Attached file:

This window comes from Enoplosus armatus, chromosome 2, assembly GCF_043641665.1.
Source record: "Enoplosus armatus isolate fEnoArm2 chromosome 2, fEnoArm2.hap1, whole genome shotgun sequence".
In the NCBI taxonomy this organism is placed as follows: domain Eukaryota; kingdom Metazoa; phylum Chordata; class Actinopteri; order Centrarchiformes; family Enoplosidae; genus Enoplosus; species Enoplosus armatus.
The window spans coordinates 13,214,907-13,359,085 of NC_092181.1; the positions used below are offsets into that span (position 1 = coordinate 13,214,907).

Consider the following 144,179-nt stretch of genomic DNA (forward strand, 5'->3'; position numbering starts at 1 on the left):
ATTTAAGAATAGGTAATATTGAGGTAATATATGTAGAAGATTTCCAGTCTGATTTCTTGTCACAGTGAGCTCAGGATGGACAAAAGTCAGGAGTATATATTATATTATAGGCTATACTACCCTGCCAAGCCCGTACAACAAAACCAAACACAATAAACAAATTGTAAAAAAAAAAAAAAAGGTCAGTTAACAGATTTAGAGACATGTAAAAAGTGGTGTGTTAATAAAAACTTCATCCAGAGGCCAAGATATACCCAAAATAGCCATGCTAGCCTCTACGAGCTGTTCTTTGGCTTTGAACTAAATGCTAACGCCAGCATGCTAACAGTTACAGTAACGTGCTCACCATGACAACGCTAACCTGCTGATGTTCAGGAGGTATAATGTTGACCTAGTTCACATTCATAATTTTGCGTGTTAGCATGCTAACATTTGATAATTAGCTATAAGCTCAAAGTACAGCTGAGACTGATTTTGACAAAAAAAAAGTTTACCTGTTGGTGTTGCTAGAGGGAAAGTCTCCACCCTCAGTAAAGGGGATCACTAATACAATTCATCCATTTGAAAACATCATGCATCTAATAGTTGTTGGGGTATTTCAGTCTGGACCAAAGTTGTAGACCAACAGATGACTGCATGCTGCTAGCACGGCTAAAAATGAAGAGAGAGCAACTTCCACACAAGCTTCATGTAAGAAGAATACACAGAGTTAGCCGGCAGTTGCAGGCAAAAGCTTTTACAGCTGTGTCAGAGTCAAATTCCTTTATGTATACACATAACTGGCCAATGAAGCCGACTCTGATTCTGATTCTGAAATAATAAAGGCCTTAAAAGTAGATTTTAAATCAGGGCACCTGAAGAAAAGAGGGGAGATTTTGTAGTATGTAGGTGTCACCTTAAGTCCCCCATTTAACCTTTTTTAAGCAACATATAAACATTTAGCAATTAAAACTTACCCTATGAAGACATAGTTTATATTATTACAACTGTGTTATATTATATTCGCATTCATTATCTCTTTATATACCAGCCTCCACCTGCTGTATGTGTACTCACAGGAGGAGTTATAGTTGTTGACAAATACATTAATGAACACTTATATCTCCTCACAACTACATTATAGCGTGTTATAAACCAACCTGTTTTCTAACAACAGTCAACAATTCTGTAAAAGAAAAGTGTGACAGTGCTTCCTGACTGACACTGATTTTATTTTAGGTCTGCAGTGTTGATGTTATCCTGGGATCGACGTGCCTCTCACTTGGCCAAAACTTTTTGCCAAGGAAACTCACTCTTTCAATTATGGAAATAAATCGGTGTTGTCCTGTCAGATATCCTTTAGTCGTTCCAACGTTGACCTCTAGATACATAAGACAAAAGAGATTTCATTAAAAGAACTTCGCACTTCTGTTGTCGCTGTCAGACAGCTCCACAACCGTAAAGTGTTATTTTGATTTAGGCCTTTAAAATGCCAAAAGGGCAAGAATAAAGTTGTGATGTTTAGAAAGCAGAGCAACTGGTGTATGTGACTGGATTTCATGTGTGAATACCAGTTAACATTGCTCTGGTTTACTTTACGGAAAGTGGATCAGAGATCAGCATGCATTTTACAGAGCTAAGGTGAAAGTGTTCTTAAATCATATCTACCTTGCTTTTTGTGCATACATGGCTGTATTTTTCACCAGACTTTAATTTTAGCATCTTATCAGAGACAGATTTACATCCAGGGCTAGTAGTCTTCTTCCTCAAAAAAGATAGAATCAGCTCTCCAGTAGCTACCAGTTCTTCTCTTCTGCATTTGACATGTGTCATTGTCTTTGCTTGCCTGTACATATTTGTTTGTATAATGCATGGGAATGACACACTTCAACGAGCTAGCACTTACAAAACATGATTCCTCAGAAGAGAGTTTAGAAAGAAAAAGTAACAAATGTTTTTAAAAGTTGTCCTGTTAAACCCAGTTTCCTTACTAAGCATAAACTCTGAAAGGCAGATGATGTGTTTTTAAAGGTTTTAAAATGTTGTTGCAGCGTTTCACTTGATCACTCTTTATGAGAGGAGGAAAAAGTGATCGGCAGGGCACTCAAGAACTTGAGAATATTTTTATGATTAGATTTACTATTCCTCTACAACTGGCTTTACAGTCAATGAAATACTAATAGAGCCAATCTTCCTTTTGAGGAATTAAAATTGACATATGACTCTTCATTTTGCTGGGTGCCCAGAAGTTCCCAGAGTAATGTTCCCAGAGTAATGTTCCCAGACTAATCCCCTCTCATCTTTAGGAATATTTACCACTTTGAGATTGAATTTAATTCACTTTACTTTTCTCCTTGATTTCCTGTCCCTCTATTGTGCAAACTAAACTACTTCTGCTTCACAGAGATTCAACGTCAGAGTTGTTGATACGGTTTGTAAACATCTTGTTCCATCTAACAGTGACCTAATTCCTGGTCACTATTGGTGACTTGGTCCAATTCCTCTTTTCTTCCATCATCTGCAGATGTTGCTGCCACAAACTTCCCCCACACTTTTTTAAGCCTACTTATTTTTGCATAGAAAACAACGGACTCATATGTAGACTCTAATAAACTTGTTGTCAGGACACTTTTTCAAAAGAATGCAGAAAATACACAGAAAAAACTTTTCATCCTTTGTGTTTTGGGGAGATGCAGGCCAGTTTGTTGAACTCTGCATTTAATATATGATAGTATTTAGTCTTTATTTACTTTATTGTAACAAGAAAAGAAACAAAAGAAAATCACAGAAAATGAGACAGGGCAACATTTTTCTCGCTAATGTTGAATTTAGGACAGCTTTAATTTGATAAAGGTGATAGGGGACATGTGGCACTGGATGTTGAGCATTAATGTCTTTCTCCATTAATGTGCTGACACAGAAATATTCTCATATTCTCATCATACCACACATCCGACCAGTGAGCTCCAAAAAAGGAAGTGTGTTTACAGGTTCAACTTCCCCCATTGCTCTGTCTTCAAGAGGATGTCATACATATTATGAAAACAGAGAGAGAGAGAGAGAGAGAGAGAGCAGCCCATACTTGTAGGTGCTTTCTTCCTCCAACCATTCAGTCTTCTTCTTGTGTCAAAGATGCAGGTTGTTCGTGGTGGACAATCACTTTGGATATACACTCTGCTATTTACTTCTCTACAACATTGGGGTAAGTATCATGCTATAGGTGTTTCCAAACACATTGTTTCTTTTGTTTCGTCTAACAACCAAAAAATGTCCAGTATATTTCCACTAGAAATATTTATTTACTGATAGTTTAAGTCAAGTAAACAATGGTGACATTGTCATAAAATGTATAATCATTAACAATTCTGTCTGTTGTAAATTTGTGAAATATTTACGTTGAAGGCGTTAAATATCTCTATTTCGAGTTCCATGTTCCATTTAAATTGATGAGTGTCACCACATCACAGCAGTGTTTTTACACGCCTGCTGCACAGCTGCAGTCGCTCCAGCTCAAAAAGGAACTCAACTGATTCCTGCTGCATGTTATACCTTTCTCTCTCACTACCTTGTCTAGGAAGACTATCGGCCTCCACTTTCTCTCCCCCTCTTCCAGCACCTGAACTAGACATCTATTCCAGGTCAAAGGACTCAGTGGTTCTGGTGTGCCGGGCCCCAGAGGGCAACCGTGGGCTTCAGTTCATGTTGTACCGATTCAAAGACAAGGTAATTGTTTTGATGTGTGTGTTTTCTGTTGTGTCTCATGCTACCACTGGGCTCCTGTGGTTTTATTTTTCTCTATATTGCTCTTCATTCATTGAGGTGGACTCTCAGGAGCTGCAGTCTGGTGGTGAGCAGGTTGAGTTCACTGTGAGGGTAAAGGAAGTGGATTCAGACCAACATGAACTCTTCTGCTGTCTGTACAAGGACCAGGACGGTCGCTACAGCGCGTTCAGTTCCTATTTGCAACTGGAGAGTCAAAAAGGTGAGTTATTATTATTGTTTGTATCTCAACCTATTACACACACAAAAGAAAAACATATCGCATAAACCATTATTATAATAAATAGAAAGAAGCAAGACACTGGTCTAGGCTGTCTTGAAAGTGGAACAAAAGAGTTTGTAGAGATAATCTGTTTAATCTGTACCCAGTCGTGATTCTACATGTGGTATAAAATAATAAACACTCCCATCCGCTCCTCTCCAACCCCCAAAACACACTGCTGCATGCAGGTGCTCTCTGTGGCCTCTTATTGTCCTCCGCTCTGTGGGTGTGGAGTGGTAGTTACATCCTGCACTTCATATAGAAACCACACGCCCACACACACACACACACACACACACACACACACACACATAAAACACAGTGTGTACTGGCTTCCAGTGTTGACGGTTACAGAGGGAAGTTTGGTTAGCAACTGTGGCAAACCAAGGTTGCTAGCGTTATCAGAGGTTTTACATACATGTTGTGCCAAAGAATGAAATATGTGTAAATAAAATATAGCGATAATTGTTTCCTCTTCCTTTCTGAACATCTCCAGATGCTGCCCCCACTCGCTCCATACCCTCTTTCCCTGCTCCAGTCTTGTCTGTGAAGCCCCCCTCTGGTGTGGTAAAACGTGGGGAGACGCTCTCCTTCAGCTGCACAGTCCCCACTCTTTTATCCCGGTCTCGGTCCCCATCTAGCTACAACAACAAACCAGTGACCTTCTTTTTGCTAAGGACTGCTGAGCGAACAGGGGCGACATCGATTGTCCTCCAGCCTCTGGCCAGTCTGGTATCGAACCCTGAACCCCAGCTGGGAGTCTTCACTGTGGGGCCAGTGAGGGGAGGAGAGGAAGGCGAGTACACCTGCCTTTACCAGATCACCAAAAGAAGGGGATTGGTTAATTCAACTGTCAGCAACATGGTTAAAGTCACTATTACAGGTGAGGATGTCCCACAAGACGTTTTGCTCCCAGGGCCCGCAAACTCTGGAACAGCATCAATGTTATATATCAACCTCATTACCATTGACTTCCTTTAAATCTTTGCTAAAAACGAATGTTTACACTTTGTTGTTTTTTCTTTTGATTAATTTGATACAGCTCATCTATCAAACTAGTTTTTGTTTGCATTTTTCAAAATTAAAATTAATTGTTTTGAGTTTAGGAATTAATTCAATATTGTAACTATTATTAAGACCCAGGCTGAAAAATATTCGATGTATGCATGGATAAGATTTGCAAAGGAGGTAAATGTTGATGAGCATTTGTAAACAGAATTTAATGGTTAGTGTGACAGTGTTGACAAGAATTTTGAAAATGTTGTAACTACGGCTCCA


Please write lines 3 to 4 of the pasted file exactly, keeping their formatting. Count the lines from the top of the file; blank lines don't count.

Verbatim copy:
In the NCBI taxonomy this organism is placed as follows: domain Eukaryota; kingdom Metazoa; phylum Chordata; class Actinopteri; order Centrarchiformes; family Enoplosidae; genus Enoplosus; species Enoplosus armatus.
The window spans coordinates 13,214,907-13,359,085 of NC_092181.1; the positions used below are offsets into that span (position 1 = coordinate 13,214,907).